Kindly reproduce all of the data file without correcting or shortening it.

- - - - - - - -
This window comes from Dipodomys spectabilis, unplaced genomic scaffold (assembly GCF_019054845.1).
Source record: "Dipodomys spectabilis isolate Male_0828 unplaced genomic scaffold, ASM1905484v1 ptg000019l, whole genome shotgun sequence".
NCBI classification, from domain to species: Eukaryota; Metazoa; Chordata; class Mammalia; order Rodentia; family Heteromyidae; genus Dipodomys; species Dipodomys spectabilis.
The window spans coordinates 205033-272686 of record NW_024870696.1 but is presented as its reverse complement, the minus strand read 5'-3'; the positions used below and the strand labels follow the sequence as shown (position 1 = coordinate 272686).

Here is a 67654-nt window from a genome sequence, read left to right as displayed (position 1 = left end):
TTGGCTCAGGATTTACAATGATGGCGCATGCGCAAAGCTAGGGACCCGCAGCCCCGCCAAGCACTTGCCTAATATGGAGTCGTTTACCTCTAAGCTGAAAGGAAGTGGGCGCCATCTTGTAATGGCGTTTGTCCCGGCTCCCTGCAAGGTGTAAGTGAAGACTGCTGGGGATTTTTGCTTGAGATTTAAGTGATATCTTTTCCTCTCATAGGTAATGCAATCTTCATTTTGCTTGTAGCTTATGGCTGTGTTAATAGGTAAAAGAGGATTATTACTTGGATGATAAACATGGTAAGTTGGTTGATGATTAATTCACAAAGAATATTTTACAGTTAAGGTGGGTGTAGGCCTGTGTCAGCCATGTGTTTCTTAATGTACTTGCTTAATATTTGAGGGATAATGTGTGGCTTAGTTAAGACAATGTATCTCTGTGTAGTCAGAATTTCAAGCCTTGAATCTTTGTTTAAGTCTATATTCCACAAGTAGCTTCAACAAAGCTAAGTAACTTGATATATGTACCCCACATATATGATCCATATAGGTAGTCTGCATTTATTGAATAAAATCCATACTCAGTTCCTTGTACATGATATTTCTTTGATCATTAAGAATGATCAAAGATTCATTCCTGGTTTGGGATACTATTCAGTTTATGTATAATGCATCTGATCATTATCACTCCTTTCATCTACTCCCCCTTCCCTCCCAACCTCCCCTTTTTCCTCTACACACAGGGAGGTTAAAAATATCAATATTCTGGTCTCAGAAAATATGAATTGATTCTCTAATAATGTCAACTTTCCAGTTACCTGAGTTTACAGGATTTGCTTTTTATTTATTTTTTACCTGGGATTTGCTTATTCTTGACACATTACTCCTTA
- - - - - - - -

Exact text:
This window comes from Dipodomys spectabilis, unplaced genomic scaffold (assembly GCF_019054845.1).
Source record: "Dipodomys spectabilis isolate Male_0828 unplaced genomic scaffold, ASM1905484v1 ptg000019l, whole genome shotgun sequence".
NCBI classification, from domain to species: Eukaryota; Metazoa; Chordata; class Mammalia; order Rodentia; family Heteromyidae; genus Dipodomys; species Dipodomys spectabilis.
The window spans coordinates 205033-272686 of record NW_024870696.1 but is presented as its reverse complement, the minus strand read 5'-3'; the positions used below and the strand labels follow the sequence as shown (position 1 = coordinate 272686).

Here is a 67654-nt window from a genome sequence, read left to right as displayed (position 1 = left end):
TTGGCTCAGGATTTACAATGATGGCGCATGCGCAAAGCTAGGGACCCGCAGCCCCGCCAAGCACTTGCCTAATATGGAGTCGTTTACCTCTAAGCTGAAAGGAAGTGGGCGCCATCTTGTAATGGCGTTTGTCCCGGCTCCCTGCAAGGTGTAAGTGAAGACTGCTGGGGATTTTTGCTTGAGATTTAAGTGATATCTTTTCCTCTCATAGGTAATGCAATCTTCATTTTGCTTGTAGCTTATGGCTGTGTTAATAGGTAAAAGAGGATTATTACTTGGATGATAAACATGGTAAGTTGGTTGATGATTAATTCACAAAGAATATTTTACAGTTAAGGTGGGTGTAGGCCTGTGTCAGCCATGTGTTTCTTAATGTACTTGCTTAATATTTGAGGGATAATGTGTGGCTTAGTTAAGACAATGTATCTCTGTGTAGTCAGAATTTCAAGCCTTGAATCTTTGTTTAAGTCTATATTCCACAAGTAGCTTCAACAAAGCTAAGTAACTTGATATATGTACCCCACATATATGATCCATATAGGTAGTCTGCATTTATTGAATAAAATCCATACTCAGTTCCTTGTACATGATATTTCTTTGATCATTAAGAATGATCAAAGATTCATTCCTGGTTTGGGATACTATTCAGTTTATGTATAATGCATCTGATCATTATCACTCCTTTCATCTACTCCCCCTTCCCTCCCAACCTCCCCTTTTTCCTCTACACACAGGGAGGTTAAAAATATCAATATTCTGGTCTCAGAAAATATGAATTGATTCTCTAATAATGTCAACTTTCCAGTTACCTGAGTTTACAGGATTTGCTTTTTATTTATTTTTTACCTGGGATTTGCTTATTCTTGACACATTACTCCTTA